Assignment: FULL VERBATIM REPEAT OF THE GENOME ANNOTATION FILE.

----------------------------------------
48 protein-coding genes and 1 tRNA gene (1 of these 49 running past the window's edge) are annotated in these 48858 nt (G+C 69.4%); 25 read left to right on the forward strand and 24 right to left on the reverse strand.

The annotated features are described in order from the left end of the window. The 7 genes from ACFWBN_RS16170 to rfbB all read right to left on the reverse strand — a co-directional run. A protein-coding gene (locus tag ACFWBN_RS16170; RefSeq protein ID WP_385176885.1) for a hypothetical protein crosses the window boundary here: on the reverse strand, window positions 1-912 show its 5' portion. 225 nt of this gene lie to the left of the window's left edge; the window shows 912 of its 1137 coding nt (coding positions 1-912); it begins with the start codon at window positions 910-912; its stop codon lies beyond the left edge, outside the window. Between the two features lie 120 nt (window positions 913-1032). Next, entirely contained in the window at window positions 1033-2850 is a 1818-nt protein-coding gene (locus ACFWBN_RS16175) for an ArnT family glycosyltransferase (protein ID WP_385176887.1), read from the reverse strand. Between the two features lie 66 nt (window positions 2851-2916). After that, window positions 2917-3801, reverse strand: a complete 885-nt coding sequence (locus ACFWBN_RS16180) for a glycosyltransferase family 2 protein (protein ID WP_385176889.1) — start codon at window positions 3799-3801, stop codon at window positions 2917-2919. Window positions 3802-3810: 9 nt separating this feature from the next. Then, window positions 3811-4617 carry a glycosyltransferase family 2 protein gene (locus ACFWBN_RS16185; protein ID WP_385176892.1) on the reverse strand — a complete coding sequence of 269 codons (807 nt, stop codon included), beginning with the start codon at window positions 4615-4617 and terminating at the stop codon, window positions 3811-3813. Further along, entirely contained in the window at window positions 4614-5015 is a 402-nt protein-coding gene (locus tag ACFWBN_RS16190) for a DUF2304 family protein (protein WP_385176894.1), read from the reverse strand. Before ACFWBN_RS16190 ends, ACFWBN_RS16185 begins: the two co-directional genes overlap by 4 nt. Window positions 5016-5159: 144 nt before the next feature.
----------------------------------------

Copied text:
48 protein-coding genes and 1 tRNA gene (1 of these 49 running past the window's edge) are annotated in these 48858 nt (G+C 69.4%); 25 read left to right on the forward strand and 24 right to left on the reverse strand.

The annotated features are described in order from the left end of the window. The 7 genes from ACFWBN_RS16170 to rfbB all read right to left on the reverse strand — a co-directional run. A protein-coding gene (locus tag ACFWBN_RS16170; RefSeq protein ID WP_385176885.1) for a hypothetical protein crosses the window boundary here: on the reverse strand, window positions 1-912 show its 5' portion. 225 nt of this gene lie to the left of the window's left edge; the window shows 912 of its 1137 coding nt (coding positions 1-912); it begins with the start codon at window positions 910-912; its stop codon lies beyond the left edge, outside the window. Between the two features lie 120 nt (window positions 913-1032). Next, entirely contained in the window at window positions 1033-2850 is a 1818-nt protein-coding gene (locus ACFWBN_RS16175) for an ArnT family glycosyltransferase (protein ID WP_385176887.1), read from the reverse strand. Between the two features lie 66 nt (window positions 2851-2916). After that, window positions 2917-3801, reverse strand: a complete 885-nt coding sequence (locus ACFWBN_RS16180) for a glycosyltransferase family 2 protein (protein ID WP_385176889.1) — start codon at window positions 3799-3801, stop codon at window positions 2917-2919. Window positions 3802-3810: 9 nt separating this feature from the next. Then, window positions 3811-4617 carry a glycosyltransferase family 2 protein gene (locus ACFWBN_RS16185; protein ID WP_385176892.1) on the reverse strand — a complete coding sequence of 269 codons (807 nt, stop codon included), beginning with the start codon at window positions 4615-4617 and terminating at the stop codon, window positions 3811-3813. Further along, entirely contained in the window at window positions 4614-5015 is a 402-nt protein-coding gene (locus tag ACFWBN_RS16190) for a DUF2304 family protein (protein WP_385176894.1), read from the reverse strand. Before ACFWBN_RS16190 ends, ACFWBN_RS16185 begins: the two co-directional genes overlap by 4 nt. Window positions 5016-5159: 144 nt before the next feature.